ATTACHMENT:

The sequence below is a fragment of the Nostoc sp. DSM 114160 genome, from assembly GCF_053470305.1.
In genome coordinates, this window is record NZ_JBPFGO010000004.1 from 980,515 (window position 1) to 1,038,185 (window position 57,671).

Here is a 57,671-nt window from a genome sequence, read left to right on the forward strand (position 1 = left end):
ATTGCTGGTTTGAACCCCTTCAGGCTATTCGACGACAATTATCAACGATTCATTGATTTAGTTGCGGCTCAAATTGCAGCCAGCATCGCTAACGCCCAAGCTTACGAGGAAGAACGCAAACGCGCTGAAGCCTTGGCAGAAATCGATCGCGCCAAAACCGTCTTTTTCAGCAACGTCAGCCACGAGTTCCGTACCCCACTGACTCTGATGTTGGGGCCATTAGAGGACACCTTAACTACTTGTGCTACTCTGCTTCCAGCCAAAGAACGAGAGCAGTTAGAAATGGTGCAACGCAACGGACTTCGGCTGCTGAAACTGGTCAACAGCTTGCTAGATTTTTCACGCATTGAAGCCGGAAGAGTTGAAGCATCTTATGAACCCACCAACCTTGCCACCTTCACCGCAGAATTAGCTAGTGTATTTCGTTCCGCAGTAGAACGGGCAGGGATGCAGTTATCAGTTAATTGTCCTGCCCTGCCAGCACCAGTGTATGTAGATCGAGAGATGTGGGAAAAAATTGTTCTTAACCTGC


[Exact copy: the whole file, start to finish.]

The sequence below is a fragment of the Nostoc sp. DSM 114160 genome, from assembly GCF_053470305.1.
In genome coordinates, this window is record NZ_JBPFGO010000004.1 from 980,515 (window position 1) to 1,038,185 (window position 57,671).

Here is a 57,671-nt window from a genome sequence, read left to right on the forward strand (position 1 = left end):
ATTGCTGGTTTGAACCCCTTCAGGCTATTCGACGACAATTATCAACGATTCATTGATTTAGTTGCGGCTCAAATTGCAGCCAGCATCGCTAACGCCCAAGCTTACGAGGAAGAACGCAAACGCGCTGAAGCCTTGGCAGAAATCGATCGCGCCAAAACCGTCTTTTTCAGCAACGTCAGCCACGAGTTCCGTACCCCACTGACTCTGATGTTGGGGCCATTAGAGGACACCTTAACTACTTGTGCTACTCTGCTTCCAGCCAAAGAACGAGAGCAGTTAGAAATGGTGCAACGCAACGGACTTCGGCTGCTGAAACTGGTCAACAGCTTGCTAGATTTTTCACGCATTGAAGCCGGAAGAGTTGAAGCATCTTATGAACCCACCAACCTTGCCACCTTCACCGCAGAATTAGCTAGTGTATTTCGTTCCGCAGTAGAACGGGCAGGGATGCAGTTATCAGTTAATTGTCCTGCCCTGCCAGCACCAGTGTATGTAGATCGAGAGATGTGGGAAAAAATTGTTCTTAACCTGC